Thursday, 25 December 2014

Orange and Wood: Faber Castell Ondoro

I've just received two lovely Faber Castell pens as a Christmas present: the Ondoro, the regular version in orange, and the smoked oak version.

Two Ondoro pens along with some other presents. Santa outdid himself this year!
They're stunning pens, and really unusual, with the simple but dramatic lines that are characteristic of Faber Castell's range. First of all; they're not round. The Ondoro is hexagonal. It won't roll when you put it on the desk.

Secondly, the pen has a bright chrome finished cap.  Very, very shiny, and also quite heavy. (I don't mind that as I very rarely write with a pen posted, but I imagine it could make the pens a bit top-heavy if you do post.)

Both these pens also stand out for the material of which they're made. The orange pen is not neon orange or acid drop orange but the kind of orange that was popular in the 1950s and 1960s,a really strong, saturated colour in a solid, hard resin. And the smoked oak version is solid wood, nicely finished with a metal tassie on the end; the oak is dark, with a coarse, almost black grain that gives it depth and interest. The surface is not waxed and polished; it's sanded smooth but the grain still opens the wood up in tiny fissures, again giving it depth and a really natural feeling. (I detest over-finished wood; if you've got wood, why make it feel like plastic?)

Both pens feel weighty (the oak is heavier, I suspect mainly due to the need for metal inserts and the metal section) and they feel very satisfying in the hand.

Faber Castell has the same German design vibes as Lamy or Kaweco - strong, simple, well engineered. For instance the transition from hexagonal to round just above the section is handled with great simplicity not by rounding it off, but by cutting darts into the hexagon, leaving a series of boldly defined arches that remind me of the pendentives of a dome.  The clip is a strong geometrical form, one great curve with a crimp at the end, in the same chrome as the cap.

I like the nibs - strong, simple steel nibs with no breather holes, and an almost invisible ink slit, spattered with a grid of tiny dots that reminds me oddly of Rhodia paper, and the nib size prominent. They're more conventional in shape than a Lamy nib, but the treatment is sufficiently unusual that they still stand out.
An unusual nib reflected in the mirror finish of the cap (sorry for my grubby fingerprints)
The section is concave, and small compared to the size of the pen, but I find it very comfortable (unlike some of FC's other pens that I've tried). It's also very elegant - a nice curvy touch on a pen that otherwise is dominated by straight lines. This is quite a fat pen, but the section is relatively slim, which I like a lot - it seems to deliver the controllability for the fingers of a smaller pen, but with the nice feel in the hand of an oversize. (Figures on this; just using the ruler, I reckon Lamy Joy has a section width of 10mm while the Ondoro just shades down to 9mm at its narrowest point. I might revisit that with a Vernier gauge some time.)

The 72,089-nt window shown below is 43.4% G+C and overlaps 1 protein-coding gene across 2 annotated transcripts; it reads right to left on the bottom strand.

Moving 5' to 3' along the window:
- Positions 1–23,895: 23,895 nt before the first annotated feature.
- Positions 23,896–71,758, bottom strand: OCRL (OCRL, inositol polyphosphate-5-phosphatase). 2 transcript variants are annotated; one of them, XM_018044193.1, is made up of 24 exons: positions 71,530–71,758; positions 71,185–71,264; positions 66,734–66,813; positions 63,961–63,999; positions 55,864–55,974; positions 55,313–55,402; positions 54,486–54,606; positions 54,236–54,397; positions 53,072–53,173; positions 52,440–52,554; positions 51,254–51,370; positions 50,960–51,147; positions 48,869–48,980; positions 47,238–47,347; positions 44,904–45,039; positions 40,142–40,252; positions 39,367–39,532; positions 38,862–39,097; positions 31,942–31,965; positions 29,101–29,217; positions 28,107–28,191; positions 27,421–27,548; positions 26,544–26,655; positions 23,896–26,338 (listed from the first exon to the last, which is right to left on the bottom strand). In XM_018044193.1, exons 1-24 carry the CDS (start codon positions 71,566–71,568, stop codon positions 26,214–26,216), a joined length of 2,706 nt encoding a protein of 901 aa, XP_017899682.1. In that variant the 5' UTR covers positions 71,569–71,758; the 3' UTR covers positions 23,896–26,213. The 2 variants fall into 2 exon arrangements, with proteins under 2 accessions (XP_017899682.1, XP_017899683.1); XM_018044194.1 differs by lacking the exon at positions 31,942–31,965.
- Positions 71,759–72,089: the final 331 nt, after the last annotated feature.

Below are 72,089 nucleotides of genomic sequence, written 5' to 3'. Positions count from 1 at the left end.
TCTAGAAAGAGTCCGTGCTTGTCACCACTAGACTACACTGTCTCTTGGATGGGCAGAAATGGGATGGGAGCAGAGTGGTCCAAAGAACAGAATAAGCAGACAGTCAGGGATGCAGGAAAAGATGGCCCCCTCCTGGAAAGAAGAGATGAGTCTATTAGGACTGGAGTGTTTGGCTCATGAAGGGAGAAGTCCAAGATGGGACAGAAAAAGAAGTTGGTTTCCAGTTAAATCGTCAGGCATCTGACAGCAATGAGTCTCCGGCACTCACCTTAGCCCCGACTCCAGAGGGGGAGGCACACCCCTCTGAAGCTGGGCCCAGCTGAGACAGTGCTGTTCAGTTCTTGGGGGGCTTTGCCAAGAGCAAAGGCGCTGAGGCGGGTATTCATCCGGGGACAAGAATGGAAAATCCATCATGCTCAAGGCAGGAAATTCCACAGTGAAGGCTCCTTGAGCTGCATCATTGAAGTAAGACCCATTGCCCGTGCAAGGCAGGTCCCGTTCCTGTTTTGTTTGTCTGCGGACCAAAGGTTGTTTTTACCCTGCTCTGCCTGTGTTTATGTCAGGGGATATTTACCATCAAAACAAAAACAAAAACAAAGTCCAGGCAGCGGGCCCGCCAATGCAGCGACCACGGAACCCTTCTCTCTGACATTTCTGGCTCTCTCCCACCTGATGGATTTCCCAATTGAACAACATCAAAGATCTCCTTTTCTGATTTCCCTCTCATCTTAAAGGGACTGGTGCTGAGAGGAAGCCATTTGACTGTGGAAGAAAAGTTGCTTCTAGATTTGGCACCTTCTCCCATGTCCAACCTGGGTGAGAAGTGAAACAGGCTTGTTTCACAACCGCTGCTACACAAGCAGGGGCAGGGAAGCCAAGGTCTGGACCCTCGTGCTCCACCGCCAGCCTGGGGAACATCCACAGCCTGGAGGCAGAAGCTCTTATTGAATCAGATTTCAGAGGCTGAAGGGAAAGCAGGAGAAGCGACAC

On the oak pen, the section is in chrome: normally I don't go much for metal sections, but here it works nicely.

Things I don't like? The little Faber Castell knights on the nib are too small and fiddly, and don't quite integrate with the rest of the design. The orange pen (though not the oak) has a tiny bit of sharpness left on the line of transition between hex and round on the barrel. And I find the clip cap quite hard to push on; it's far more positive than other clip caps I have, and you need to match it up to the pen just right or it won't push on.

(I should also say if you want to put this pen in a shirt pocket, you might want to know that the clip is not spring loaded like the Lamy 2000. As these are going to be desk pens for me, I'm not bothered.)

What does the nib deliver? No flex, a little bit of line variation, but these broad nibs wrote nice and smooth and wet right out of the box. A teensy bit of feedback but no scratchiness, no hesitation or dry starting, and as for the line variation, a trip to a nibmeister might be indicated at some point. I'm impressed. I have never tried a FC nib that's been less than 100%.

So let's cut to the chase. A pen with really different looks and a spot on nib, really decently engineered, and great slightly industrial, slightly retro design. You might hate it, if you find the section too small or don't like hexagonal pens. But I love it, in both versions.

Saturday, 20 December 2014

Cats and fountain pens

Cats and pens seem to go together. I know so many collectors with cats, and they even turn up in pictures every so often.

So I adored this advert from French manufacturer Gold Starry, featuring a very smug and happy white cat. (She is, I think, the alter ego of the famous Le Chat Noir.)

"Je n'ecris plus comme un chat," she says. For those who don't speak French, you describe someone as 'writing like a cat' when they have completely illegibile writing that looks as if a spider took a swim in the ink and then crawled speedily about the page. This cat, on the other hand, is able to write a beautifully modulated hand (or perhaps paw) with her beautiful new fountain pen.

Naturally, she has a gold star hung from her collar - the same star that's found on the Gol Starry nib. And she's writing what I suppose can only be her letter to Santa - "un Gold Sta..."